Mass tree planting is another example, as with EAT-Lancet and corporate veganism, of how good intentions can get co-opted by bad interests. Planting trees could be beneficial or not so much. It depends on how it is done. Still, even if done well, it would never be as beneficial as protecting and replenishing the forests that already exist as living ecosystems.
But governments and corporations like the idea of planting trees because it is a way of greenwashing the problem and so continuing on with the status quo, continuing with the exploitation of native lands and the destruction of indigenous populations. Just plant more trees, largely as monocrop tree plantations, and pretend the ongoing ecocide does not matter.
My brother is a naturalist who has worked in several states around the country. When I shared the below article with him, he responded that,
“Yep, that’s been a joke among naturalists for a while! It’s kind of like the north woods of MN and WI. What was once an old growth pine forest is now a essentially a tree plantation of nothing but maples and birch grown for paper pulp. Where there are still pines, they are in perfect rows and never more than 30 years old. It’s some of the most depressing “wilderness” I’ve ever seen.”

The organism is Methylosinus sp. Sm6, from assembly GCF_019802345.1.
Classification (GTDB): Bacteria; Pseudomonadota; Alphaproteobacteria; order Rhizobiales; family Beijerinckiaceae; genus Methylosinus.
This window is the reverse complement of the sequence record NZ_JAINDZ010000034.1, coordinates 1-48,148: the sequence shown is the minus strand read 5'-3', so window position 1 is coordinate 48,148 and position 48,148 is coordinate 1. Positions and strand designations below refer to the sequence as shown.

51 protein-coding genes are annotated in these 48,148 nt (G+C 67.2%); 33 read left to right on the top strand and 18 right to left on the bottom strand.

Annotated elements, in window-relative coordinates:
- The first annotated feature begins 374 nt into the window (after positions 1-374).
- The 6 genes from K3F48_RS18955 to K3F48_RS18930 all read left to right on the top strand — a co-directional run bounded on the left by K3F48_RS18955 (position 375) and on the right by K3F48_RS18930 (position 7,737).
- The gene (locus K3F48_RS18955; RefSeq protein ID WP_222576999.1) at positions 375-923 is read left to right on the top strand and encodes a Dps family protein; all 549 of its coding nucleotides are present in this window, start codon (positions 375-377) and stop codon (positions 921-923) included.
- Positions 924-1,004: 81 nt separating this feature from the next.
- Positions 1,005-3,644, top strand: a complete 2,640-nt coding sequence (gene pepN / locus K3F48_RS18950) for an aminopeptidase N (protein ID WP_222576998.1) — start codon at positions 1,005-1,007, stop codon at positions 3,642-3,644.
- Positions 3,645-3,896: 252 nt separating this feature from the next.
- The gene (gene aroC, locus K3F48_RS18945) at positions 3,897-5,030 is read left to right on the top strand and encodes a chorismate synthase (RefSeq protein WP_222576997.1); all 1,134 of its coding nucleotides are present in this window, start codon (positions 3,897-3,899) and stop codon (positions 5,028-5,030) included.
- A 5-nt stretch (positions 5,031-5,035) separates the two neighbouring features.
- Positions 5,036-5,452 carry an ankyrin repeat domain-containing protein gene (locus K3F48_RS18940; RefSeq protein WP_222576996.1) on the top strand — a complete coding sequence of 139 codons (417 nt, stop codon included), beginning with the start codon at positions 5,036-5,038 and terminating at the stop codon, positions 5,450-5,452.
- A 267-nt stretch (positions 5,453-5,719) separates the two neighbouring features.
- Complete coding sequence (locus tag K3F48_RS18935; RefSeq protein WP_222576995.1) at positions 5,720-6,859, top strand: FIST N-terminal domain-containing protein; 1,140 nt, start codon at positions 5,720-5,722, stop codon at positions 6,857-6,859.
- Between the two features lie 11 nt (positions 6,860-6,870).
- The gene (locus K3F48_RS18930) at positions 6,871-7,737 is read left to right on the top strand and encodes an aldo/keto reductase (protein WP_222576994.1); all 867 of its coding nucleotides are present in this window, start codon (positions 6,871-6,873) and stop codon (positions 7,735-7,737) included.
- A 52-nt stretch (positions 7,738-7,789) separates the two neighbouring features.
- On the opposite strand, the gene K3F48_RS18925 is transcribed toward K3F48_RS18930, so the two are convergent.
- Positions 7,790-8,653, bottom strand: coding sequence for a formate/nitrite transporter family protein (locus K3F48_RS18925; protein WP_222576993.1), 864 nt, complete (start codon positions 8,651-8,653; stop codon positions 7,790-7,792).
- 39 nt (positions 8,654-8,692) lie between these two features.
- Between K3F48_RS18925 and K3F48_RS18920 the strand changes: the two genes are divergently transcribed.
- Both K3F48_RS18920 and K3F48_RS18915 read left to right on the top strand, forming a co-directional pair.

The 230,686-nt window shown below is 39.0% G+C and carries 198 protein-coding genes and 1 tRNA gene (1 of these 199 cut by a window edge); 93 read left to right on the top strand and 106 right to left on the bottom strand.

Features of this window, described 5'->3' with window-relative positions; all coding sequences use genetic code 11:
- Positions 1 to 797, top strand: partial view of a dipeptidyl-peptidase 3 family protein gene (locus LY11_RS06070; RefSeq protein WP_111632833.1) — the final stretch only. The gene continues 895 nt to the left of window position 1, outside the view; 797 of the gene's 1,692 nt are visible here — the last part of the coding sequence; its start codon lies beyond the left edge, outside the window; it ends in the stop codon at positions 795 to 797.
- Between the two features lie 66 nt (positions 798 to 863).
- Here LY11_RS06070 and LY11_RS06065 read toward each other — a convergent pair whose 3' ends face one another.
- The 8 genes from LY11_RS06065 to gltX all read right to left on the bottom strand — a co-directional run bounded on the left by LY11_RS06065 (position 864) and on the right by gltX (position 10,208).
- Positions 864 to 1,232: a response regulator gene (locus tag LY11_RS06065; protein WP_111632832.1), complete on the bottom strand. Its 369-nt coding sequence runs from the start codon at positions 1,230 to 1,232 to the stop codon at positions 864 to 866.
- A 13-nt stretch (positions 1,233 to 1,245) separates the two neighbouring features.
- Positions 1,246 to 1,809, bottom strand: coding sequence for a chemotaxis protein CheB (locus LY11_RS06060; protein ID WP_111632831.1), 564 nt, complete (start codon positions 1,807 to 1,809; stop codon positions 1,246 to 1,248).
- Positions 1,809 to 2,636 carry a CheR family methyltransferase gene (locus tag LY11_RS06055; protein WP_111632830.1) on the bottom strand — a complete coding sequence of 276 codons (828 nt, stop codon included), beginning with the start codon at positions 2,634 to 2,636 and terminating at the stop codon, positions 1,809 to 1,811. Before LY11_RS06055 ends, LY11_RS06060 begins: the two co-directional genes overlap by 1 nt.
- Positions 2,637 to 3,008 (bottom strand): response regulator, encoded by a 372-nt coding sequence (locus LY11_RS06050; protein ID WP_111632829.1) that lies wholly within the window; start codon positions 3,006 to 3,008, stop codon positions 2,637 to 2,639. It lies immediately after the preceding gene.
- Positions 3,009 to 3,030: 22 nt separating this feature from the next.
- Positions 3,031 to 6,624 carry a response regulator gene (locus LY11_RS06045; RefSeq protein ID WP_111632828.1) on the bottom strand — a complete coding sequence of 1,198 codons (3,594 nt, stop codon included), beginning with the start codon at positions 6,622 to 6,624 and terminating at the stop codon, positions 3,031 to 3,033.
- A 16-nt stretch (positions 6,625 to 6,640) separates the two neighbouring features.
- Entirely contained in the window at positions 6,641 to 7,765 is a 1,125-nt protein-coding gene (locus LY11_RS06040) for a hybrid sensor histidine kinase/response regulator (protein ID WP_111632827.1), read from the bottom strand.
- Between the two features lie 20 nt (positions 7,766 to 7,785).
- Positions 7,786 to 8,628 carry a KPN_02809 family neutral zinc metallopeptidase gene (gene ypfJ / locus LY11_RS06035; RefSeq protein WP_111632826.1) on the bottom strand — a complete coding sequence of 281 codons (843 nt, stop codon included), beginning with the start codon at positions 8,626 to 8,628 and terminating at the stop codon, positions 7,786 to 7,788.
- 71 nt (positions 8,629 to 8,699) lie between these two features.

Holistic, sustainable and regenerative multi-use land management would be far better. That is essentially what hunter-gatherers do with the land they live on. It can also be done with mixed farming such as rotating animals between pastures that might also have trees for production of fruit and nuts while allowing natural habitat for wildlife.
Here is the key question: Does the land have healthy soil that absorbs rainfall and supports a living ecosystem with diverse species? If not, it is not an environmental solution to ecological destruction, collapse, and climate change.
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Planting 1 Trillion Trees Might Not Actually Be A Good Idea
by Justine Calma
“But the science behind the campaign, a study that claims 1 trillion trees can significantly reduce greenhouse gases, is disputed. “People are getting caught up in the wrong solution,” says Forrest Fleischman, who teaches natural resources policy at the University of Minnesota and has spent years studying the effects of tree planting in India. “Instead of that guy from Salesforce saying, ‘I’m going to put money into planting a trillion trees,’ I’d like him to go and say, ‘I’m going to put my money into helping indigenous people in the Amazon defend their lands,’” Fleischman says. “That’s going to have a bigger impact.””